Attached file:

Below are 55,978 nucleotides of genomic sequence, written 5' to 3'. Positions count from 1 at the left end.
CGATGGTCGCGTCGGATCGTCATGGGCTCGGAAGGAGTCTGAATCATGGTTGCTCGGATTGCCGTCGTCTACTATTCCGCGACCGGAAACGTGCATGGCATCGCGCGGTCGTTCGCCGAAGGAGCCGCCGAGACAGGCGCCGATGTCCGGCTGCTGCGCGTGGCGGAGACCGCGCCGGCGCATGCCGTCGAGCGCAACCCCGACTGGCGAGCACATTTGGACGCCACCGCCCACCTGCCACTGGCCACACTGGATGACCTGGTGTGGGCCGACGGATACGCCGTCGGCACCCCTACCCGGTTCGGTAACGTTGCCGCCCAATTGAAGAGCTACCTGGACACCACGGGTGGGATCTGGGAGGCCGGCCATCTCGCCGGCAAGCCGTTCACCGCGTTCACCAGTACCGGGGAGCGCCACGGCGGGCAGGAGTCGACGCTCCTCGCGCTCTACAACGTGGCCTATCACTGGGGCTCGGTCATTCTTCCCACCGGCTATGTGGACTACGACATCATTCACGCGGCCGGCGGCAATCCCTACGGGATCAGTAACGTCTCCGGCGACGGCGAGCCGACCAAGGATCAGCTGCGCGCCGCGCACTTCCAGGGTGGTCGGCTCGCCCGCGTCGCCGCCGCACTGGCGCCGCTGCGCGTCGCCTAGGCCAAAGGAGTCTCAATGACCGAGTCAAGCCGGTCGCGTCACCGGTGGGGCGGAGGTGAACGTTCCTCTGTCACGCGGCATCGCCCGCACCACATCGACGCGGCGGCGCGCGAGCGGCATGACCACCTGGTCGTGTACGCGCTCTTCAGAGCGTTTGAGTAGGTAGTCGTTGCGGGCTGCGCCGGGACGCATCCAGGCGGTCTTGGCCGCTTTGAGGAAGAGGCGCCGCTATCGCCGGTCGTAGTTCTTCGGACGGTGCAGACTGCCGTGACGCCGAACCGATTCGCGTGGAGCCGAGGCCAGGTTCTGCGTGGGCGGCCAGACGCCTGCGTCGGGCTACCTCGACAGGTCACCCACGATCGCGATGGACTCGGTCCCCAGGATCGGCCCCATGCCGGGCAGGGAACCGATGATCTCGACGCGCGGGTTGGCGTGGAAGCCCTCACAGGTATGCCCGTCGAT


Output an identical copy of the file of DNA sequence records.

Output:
Below are 55,978 nucleotides of genomic sequence, written 5' to 3'. Positions count from 1 at the left end.
CGATGGTCGCGTCGGATCGTCATGGGCTCGGAAGGAGTCTGAATCATGGTTGCTCGGATTGCCGTCGTCTACTATTCCGCGACCGGAAACGTGCATGGCATCGCGCGGTCGTTCGCCGAAGGAGCCGCCGAGACAGGCGCCGATGTCCGGCTGCTGCGCGTGGCGGAGACCGCGCCGGCGCATGCCGTCGAGCGCAACCCCGACTGGCGAGCACATTTGGACGCCACCGCCCACCTGCCACTGGCCACACTGGATGACCTGGTGTGGGCCGACGGATACGCCGTCGGCACCCCTACCCGGTTCGGTAACGTTGCCGCCCAATTGAAGAGCTACCTGGACACCACGGGTGGGATCTGGGAGGCCGGCCATCTCGCCGGCAAGCCGTTCACCGCGTTCACCAGTACCGGGGAGCGCCACGGCGGGCAGGAGTCGACGCTCCTCGCGCTCTACAACGTGGCCTATCACTGGGGCTCGGTCATTCTTCCCACCGGCTATGTGGACTACGACATCATTCACGCGGCCGGCGGCAATCCCTACGGGATCAGTAACGTCTCCGGCGACGGCGAGCCGACCAAGGATCAGCTGCGCGCCGCGCACTTCCAGGGTGGTCGGCTCGCCCGCGTCGCCGCCGCACTGGCGCCGCTGCGCGTCGCCTAGGCCAAAGGAGTCTCAATGACCGAGTCAAGCCGGTCGCGTCACCGGTGGGGCGGAGGTGAACGTTCCTCTGTCACGCGGCATCGCCCGCACCACATCGACGCGGCGGCGCGCGAGCGGCATGACCACCTGGTCGTGTACGCGCTCTTCAGAGCGTTTGAGTAGGTAGTCGTTGCGGGCTGCGCCGGGACGCATCCAGGCGGTCTTGGCCGCTTTGAGGAAGAGGCGCCGCTATCGCCGGTCGTAGTTCTTCGGACGGTGCAGACTGCCGTGACGCCGAACCGATTCGCGTGGAGCCGAGGCCAGGTTCTGCGTGGGCGGCCAGACGCCTGCGTCGGGCTACCTCGACAGGTCACCCACGATCGCGATGGACTCGGTCCCCAGGATCGGCCCCATGCCGGGCAGGGAACCGATGATCTCGACGCGCGGGTTGGCGTGGAAGCCCTCACAGGTATGCCCGTCGAT